"Brave Hearts Collection" magazine interview with Allen Walker.

How did you hear about the Tribute project?
I came to know about the project through the Marillion website. I read about it in late April '98 but the website said the submission deadline was January '98. Though at this point it was past deadline, I really wanted to get a hold of Jon Epstein, the original Executive Producer, to see if it was too late to submit a demo. After getting the OK from Jon we had a demo sent to him in three days. At that point the demo sat in a box for seven months...and I was so worried about being past deadline.

Why did you decide to contribute a track?
I really admire Marillion's songwriting and musicianship. They're always evolving their sound, but somehow they are able to maintain a consistent signature in their music. I thought it would be great to pay tribute to a band that we respect very much. After being on the "receiving" end for so long, I thought it was time to return the favor. It's rare for a fan to get an opportunity like this.

Why did you choose this particular Marillion track?
I knew I wanted to represent the music from Steve Hogarth's era. I love the focus and emotional intimacy he brings to Marillion's writing. That "whittled" the song catalogue down by half. I'd considered "Runaway" [audio clip], "Alone Again in the Lap of Luxury", "Made Again", and "Out of this World" [audio clip]. Because of its simplicity, we submitted a demo of "Runaway" first, since it was the easiest to produce. The urgency of getting our foot in the door was made more so by virtue of me finding out about the project a month past the original deadline. If we were chosen to contribute to the project there would be better chance of choosing a different song later.

I knew "Out of this World" would be the best song for us to record. Afraid of Sunlight is one of my favorite albums, and it best represents And Again's style. In addition, I thought by reinterpreting it to be about the Space Shuttle Challenger explosion, we could pay tribute to both Marillion and the Challenger crew. Though I did have more creative interpretations for other songs, OOTW represents an ethereal quality in Marillion's music that I thought should be represented on the album. And when Gina Achord said she wished someone would do OOTW, I said "That's the one I want to do!"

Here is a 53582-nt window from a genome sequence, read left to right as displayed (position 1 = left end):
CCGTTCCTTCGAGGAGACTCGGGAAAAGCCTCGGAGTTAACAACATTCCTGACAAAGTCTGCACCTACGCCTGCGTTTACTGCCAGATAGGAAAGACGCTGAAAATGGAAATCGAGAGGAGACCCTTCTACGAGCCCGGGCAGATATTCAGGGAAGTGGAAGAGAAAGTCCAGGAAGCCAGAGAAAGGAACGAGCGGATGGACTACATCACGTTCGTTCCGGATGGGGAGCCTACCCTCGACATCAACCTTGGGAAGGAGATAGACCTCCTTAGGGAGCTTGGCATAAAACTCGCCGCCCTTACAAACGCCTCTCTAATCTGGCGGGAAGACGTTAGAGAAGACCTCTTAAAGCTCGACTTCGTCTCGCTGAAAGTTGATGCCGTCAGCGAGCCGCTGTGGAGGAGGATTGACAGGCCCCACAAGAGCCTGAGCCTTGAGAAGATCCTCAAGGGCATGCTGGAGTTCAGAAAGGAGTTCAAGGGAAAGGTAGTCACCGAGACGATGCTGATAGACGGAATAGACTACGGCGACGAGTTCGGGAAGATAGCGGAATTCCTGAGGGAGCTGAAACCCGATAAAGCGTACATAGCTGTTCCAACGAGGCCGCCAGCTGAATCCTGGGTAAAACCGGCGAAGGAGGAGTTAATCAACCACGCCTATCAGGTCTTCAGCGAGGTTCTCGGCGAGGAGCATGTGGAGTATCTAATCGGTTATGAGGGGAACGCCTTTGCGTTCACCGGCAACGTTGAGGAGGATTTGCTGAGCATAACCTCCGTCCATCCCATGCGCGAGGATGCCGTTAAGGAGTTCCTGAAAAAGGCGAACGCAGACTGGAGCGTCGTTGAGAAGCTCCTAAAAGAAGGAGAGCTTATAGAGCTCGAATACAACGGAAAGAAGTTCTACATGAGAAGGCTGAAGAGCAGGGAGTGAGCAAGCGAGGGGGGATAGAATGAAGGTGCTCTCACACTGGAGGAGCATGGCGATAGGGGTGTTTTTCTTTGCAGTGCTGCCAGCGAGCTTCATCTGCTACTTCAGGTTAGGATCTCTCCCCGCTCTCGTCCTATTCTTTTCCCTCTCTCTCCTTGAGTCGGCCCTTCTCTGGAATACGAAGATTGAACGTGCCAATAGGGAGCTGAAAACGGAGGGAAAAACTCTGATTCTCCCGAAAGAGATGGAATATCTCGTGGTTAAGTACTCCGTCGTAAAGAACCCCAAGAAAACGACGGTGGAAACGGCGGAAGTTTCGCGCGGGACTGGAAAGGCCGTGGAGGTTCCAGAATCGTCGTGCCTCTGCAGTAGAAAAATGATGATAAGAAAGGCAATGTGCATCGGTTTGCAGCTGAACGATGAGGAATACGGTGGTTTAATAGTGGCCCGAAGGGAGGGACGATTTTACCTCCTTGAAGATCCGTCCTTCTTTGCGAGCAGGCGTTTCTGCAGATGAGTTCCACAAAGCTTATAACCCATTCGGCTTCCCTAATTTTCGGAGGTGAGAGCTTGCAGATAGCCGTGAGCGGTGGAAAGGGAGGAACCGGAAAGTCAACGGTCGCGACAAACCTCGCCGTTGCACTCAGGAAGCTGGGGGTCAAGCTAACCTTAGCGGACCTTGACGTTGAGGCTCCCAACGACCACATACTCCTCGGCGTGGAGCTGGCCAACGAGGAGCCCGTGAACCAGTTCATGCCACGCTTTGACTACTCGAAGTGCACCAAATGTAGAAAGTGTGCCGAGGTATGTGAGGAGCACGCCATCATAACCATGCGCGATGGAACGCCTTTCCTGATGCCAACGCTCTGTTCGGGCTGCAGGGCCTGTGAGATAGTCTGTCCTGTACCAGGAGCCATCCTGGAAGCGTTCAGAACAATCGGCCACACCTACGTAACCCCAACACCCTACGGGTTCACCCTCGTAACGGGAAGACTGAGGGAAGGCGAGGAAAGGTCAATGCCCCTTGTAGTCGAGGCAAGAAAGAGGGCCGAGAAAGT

Before ever knowing who the song was written for, I knew what the song was trying to say. The song was written about the speed king Donald Campbell, whose attempt at breaking the World Speed Record on water cost him his life. But when I heard the song I always thought of the Challenger disaster. Regardless of who it was written for, the message remains the same. It's about the spirit of pushing the envelope, and the loved ones whom must endure the experience and are left behind when it ends in tragedy.

When deciding the production direction, I chose to reinterpret the song's meaning rather than change the structure and ethereal quality of the song. To accomplish this I used keyboard and guitar sounds that were crystalline in sound and used audio segments from the Space Shuttle.

And to further reinforce the meaning I changed the first and third line of the opening lyric. The dialogue and audio recordings from the Space Shuttle alter who the song is about, without changing the general meaning. Marillion's use of sampled dialogue has always helped make their songs more "visual". The song's original structure fits perfectly with the new subject matter and audio samples.

  • Beginning chord repetition represents the almost routine precision during count-down.
  • Lift off sequence: The lyric "things fly" ties in perfectly with the lift-off dialogue. The sound of the rocket taking flight fades into the guitars opening note. (Steve Rothery's original solo is as integral to the song as the vocal melody. A perfect example of why a great melody blows away speed playing any day. Listen to David Gilmour's solo on Pink Floyd's "Time" and you'll know exactly what I mean).
  • The middle vocal section ends leaving the listener suspended during the Shuttle's final moments.
  • The last section's ethereal quality ends with Ronald Reagan's speech which sums up the songs title.
  • Overall, the song starts very heavy and low, then gets lighter at the end, analogous to the ship's flight.

Are you happy with the way it's turned out?
I think it turned out great. Gina Achord was an absolute joy to work with. She was very professional and persevered when others would have given up! You never know what you're going to get when being part of a various artist CD. You do your thing and trust everyone else to do their thing. On the critical side, the CD does seem a little guitar heavy. Aside from Accelerated Decrepitude's song, the CD doesn't make much of a keyboard statement, which I think is such an integral part of Marillion's sound. Need those synths!

Regarding the charity. When Gina mentioned having difficulties with whom to give the charitable donation, I'd recommended Interplast. Interplast is an organization of doctors and nurses who donate their time travelling to third-world countries performing free reconstructive surgery on children. A very good friend of mine, James Kikoshima, is a photographer who documents many of these trips. His photographs have always touched me, depicting a very caring and selfless group of people. There have been a few documentaries about Interplast, one of which won an Academy Award.


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